Every EU Member State has a national plan for the logistics, distribution, and administration of vaccines. AREA members have had varied responses: some have spontaneously volunteered to help, providing guidelines and increasing awareness of the cold chain throughout the value chain. Due to the sensitiveness of the product, this will help to save millions of lives. Other members have been called upon by their national health authorities to provide the above services.

In Italy, we are working with our regional governor, the Italian Emergency Commissioner, and several Italian manufacturers of ultra-low temperature freezers, international leaders with a large share of the European market, to create the national plan for the distribution and administration of vaccines through an efficient cold chain.

What are the key challenges facing the storage and distribution of cold and ultra-cold vaccines?

The vaccine supply cold chain must be either refrigerated or frozen in accordance with the requirements of vaccine storage conditions and as per the vaccine products’ stability studies.

Pfizer’s ultracold vaccine is the first to be deployed in the market using new revolutionary technology with messenger RNA (mRNA), used for the first time for this application. This vaccine necessitates the use of logistical resources which are not easily deployable in developing countries in particular – or even in developed nations – which is why they aim to deploy other vaccines.

For this application, using dry ice, which has a temperature of sublimation of -78.5°C, could preserve 5,000 doses of the vaccine in a cool box direct to its destination; for example, the hospital. It could preserve the doses for 10 days as declared by the pharmaceutical firm, with a GPS control system that eliminates human error from the operators.

Freezers capable of reaching such low temperatures are available, using natural refrigerants with a two-stage vapour compression system. Other vaccines can be stored at more ‘comfortable’ temperatures, which can be attained by transport and the storage conditions similar to those of handling food products in the cold chain.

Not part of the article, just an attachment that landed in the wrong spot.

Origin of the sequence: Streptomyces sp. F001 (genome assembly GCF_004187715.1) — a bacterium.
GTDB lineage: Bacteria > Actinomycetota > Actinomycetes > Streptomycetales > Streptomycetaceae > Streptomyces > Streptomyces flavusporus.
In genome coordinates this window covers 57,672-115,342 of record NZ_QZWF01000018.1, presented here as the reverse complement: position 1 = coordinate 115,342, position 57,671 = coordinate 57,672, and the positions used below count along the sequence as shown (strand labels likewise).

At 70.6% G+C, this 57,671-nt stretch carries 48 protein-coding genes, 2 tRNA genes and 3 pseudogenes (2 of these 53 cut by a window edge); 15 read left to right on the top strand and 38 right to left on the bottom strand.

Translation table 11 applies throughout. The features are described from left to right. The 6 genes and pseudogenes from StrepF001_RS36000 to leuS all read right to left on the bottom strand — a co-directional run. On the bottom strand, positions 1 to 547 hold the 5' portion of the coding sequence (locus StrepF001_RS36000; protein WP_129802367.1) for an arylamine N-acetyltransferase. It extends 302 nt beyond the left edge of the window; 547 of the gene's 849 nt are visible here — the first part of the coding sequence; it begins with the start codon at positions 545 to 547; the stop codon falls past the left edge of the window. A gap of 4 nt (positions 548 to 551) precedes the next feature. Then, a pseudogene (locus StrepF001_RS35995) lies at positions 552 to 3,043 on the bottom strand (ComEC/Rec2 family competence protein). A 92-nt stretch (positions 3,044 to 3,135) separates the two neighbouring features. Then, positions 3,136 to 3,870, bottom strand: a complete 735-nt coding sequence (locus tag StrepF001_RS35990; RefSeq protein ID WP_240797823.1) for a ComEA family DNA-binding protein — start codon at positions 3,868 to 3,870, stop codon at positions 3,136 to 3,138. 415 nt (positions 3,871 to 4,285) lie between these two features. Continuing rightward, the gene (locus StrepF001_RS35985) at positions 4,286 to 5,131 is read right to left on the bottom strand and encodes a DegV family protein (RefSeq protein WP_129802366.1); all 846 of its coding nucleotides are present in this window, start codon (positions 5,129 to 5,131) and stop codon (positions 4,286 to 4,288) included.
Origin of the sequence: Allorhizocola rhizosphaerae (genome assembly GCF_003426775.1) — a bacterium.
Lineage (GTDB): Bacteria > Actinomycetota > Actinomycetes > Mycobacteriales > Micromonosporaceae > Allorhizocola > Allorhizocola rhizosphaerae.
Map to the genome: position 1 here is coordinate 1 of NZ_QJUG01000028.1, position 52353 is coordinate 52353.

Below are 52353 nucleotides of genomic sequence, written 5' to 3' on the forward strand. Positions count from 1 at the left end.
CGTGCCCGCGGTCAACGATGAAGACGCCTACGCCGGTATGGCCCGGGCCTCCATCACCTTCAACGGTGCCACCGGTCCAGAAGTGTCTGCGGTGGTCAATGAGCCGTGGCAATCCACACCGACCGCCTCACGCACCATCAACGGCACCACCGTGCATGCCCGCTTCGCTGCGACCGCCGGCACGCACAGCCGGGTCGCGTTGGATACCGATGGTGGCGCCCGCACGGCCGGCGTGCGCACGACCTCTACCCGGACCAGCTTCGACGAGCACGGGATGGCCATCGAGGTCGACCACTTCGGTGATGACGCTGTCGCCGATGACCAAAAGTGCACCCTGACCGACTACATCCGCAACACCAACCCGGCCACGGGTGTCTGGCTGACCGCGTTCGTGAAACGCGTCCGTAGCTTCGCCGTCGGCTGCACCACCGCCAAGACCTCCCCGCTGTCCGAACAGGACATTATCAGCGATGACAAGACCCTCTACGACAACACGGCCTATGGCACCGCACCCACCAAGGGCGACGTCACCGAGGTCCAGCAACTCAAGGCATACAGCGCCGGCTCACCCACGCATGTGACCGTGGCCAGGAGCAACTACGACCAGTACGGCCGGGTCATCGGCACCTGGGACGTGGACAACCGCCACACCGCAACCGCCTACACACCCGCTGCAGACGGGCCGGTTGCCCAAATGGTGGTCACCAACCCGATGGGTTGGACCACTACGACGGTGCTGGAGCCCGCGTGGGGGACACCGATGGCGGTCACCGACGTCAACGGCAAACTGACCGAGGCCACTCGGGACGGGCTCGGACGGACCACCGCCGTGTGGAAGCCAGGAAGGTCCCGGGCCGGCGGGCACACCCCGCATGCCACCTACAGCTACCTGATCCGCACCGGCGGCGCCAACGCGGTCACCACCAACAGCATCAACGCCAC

We lost around 1,000 doses in Germany at the end of last year due to a system breakdown which caused a temperature increase. The temperature trackers showed the Pfizer vaccine may not have been kept cold enough during transit. We lost 800 doses of the Moderna vaccine in Italy after a similar problem, where the system broke down during the night and the night guard did not recognise the alarm coming from the unit.

The control can be done in several ways, but the most modern ways are remotely cloud-controlled and alarmed. Another more traditional way is point-to-point control. The delivery of this method includes a data logger and receiver check at the end destination to confirm the temperature had not risen at any point.

Refrigeration reliability has improved tremendously in the past decade both in mechanics and in control. In a freezer, the economic value of the goods, in this case vaccines, could be a hundred times the value of the machine. Let us consider, moreover, the real intrinsic social value of our work: refrigeration, the cold chain, and vaccines are going to save the world, at least from this latest threat.



Marco Buoni
European Association of Refrigeration, Air Conditioning and Heat Pump Contractors

This article is from issue 17 of Health Europa. Click here to get your free subscription today.